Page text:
The employment series data from Roy Morgan found that 14.5 per cent of the workforce was unemployed, with 2.05 million Australians looking for work.
The figure is 42,000 fewer than May; however, the slight improvement was largely cancelled out by the rise in underemployment, which is now at 10 per cent of the workforce (1.41 million), and up 37,000 on a month ago.
Compared to early March before the COVID-19 lockdowns, Roy Morgan said there are an additional 1.03 million Australians now unemployed (up by 7.2 percentage points).
Roy Morgan’s unemployment figure of 14.5 per cent is double the Australian Bureau of Statistics (ABS) estimate for May 2020 of 7.1 per cent.
However, it noted that the ABS figure for May estimated a large decline in the size of the workforce since March which they said was down 655,000, adding that if the ABS workforce estimate for May had matched that in March, the ABS unemployment figure would have been 11.5 per cent (1.58 million).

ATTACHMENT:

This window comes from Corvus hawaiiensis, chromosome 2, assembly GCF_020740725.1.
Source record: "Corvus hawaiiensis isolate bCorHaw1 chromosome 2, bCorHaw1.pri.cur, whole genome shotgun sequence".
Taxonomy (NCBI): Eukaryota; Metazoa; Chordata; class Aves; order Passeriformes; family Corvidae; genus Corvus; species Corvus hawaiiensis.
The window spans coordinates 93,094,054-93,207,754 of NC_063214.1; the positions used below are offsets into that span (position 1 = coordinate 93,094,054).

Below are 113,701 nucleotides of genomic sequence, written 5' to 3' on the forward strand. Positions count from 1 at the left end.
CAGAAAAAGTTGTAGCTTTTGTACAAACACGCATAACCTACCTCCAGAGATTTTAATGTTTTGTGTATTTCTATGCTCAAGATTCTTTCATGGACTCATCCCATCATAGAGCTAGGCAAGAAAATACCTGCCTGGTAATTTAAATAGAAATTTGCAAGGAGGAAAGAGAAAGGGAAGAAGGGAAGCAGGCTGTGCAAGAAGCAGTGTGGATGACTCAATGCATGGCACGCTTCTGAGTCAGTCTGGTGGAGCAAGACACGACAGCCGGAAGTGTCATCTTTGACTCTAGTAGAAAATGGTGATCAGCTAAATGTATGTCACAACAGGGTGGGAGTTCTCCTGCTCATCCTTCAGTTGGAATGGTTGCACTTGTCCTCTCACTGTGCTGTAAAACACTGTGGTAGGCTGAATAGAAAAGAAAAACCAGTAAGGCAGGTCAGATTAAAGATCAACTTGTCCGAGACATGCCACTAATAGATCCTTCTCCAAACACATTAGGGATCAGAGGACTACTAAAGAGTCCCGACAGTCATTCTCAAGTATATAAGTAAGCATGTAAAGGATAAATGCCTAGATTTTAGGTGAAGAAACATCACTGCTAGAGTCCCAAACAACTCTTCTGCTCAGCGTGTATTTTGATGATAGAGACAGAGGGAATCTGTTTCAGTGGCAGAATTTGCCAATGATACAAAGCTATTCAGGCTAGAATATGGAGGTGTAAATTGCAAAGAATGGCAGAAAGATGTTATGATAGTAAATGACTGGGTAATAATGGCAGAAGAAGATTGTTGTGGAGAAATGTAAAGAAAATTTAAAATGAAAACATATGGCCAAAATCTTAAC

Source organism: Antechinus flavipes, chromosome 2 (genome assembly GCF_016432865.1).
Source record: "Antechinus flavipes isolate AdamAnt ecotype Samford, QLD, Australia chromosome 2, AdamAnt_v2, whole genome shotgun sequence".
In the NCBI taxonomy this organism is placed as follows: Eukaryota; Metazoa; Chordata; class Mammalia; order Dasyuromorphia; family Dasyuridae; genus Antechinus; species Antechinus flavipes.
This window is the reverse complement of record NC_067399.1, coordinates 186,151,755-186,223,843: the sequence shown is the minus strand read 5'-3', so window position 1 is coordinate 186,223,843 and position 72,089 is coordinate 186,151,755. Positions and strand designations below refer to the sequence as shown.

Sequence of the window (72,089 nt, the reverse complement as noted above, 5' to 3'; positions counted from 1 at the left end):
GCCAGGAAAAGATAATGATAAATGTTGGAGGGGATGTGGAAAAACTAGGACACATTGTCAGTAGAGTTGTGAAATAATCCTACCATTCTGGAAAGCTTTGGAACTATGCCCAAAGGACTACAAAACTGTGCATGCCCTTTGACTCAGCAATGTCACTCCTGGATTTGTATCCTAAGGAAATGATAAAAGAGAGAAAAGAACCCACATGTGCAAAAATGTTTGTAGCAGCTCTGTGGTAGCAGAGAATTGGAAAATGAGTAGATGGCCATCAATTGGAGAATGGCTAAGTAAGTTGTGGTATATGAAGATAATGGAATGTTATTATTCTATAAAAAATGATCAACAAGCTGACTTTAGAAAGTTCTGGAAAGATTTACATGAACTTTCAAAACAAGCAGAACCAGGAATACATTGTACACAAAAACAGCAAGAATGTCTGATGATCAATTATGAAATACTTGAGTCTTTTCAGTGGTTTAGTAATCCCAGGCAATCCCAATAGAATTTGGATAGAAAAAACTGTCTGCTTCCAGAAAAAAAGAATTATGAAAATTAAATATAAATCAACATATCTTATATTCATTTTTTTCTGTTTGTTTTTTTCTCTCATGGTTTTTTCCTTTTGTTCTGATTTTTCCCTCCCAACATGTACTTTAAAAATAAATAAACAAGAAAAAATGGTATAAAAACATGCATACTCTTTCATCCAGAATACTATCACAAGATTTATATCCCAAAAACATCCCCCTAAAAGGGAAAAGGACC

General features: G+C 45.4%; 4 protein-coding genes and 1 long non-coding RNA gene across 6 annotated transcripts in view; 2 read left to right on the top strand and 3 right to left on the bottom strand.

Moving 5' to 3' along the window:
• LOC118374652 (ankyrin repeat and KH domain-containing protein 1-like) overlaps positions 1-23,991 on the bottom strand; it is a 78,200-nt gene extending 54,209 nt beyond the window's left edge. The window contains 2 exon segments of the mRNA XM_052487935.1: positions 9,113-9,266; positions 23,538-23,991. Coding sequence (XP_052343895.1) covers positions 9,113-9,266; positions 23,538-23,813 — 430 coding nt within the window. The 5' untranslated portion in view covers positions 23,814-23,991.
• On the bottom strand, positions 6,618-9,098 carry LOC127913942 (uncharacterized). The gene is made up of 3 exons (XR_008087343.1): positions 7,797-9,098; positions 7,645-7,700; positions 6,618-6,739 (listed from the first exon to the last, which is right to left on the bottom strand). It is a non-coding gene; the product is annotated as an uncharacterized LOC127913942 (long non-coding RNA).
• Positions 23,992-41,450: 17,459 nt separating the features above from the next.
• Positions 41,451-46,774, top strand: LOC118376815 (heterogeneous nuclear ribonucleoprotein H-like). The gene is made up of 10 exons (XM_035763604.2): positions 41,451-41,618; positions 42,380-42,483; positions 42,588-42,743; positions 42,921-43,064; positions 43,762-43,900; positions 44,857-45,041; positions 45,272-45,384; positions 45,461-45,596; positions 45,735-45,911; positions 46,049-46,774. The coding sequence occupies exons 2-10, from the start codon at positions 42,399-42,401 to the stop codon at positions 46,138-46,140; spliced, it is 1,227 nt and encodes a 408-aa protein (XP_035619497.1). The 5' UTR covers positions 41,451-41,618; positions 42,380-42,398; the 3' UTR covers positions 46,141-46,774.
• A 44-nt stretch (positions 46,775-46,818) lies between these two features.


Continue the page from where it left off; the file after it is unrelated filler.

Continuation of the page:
Roy Morgan chief executive Michele Levine said life around Australia is slowly returning to a “new normal”; however, the re-imposition of restrictions in Melbourne shows COVID-19 still poses a significant and ongoing threat to lives and livelihoods.
“The small changes in unemployment and underemployment in June illustrate just how much new growth is required to provide jobs for the more than 1 million Australians now unemployed that were working prior to the COVID-19 shutdowns enforced in mid-March,” Ms Levine said.
“In addition, there has been sobering news over the last week as around 350 new cases of COVID-19 have been announced in Melbourne — an average of about 50 per day. This new spike has forced suburb-by-suburb lockdowns around Melbourne, and if new infections continue to roll in, there is a strong possibility the entire city may again be forced back onto stage 3 restrictions.
“The developing situation in Victoria demonstrates that while in recent weeks many have considered the worst of COVID-19 may already be over, there is always the chance the virus can pose a renewed threat that does more damage to lives and livelihoods and the economy more broadly.”